University of Cambridge > > Engineering Department Geotechnical Research Seminars > Embodied energy as an environmental impact indicators for geotechnical infrastructures.

Embodied energy as an environmental impact indicators for geotechnical infrastructures.

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If you have a question about this talk, please contact Zelda Stuck.

The aim of the research is to identify a practical methodology for quantification of environmental impacts due to geotechnical infrastructures. The idea is to compare the quantifiable environmental impacts of construction solutions designed according to the same specification for a range of geotechnical structures; through which a short list of representative environmental impact indicators is then identified. The properties of these indicators should be easy to understand and use.

An indicator the research is paying particular attention to is embodied energy, this is the total energy that is attributed to bringing an object to its existing state. Embodied energy and Life Cycle Analysis (LCA) case studies were carried out – on retaining walls, foundation designs and the on a comparison between the slabtracks and conventional ballasted embankment design. At this stage, we find that there are strong correlations between embodied energy and the values of more established indicators such as CO2 emission and Eco-Indicators etc for geotechnical infrastructures. It is thus evident that embodied energy is one of the meaningful impact indicators.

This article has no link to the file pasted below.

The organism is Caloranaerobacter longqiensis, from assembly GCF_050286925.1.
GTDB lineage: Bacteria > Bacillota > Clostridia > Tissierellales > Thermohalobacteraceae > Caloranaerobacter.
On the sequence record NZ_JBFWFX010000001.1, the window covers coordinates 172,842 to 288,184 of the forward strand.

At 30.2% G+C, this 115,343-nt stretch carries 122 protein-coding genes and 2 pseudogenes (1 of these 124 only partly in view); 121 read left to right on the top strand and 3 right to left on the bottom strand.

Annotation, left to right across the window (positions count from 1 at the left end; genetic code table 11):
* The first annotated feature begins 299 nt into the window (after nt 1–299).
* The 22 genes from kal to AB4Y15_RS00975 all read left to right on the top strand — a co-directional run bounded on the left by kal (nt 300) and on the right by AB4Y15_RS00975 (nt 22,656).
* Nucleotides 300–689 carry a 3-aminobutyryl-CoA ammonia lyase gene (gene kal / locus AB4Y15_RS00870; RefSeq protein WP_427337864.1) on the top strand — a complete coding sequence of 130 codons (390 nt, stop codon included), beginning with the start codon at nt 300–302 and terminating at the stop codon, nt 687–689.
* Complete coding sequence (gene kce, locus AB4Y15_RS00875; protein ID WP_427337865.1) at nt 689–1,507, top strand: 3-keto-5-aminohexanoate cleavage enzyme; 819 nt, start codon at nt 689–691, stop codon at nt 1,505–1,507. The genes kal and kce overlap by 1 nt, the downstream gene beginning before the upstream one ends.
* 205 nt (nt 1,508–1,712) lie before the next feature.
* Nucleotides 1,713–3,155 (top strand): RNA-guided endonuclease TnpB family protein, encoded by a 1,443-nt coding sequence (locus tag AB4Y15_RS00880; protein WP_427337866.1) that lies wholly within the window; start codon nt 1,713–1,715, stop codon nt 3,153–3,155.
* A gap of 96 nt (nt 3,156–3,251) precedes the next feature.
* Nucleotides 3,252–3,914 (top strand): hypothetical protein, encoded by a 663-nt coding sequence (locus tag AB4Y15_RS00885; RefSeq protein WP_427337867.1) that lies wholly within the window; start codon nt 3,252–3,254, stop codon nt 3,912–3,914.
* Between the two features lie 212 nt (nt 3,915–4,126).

This talk is part of the Engineering Department Geotechnical Research Seminars series.

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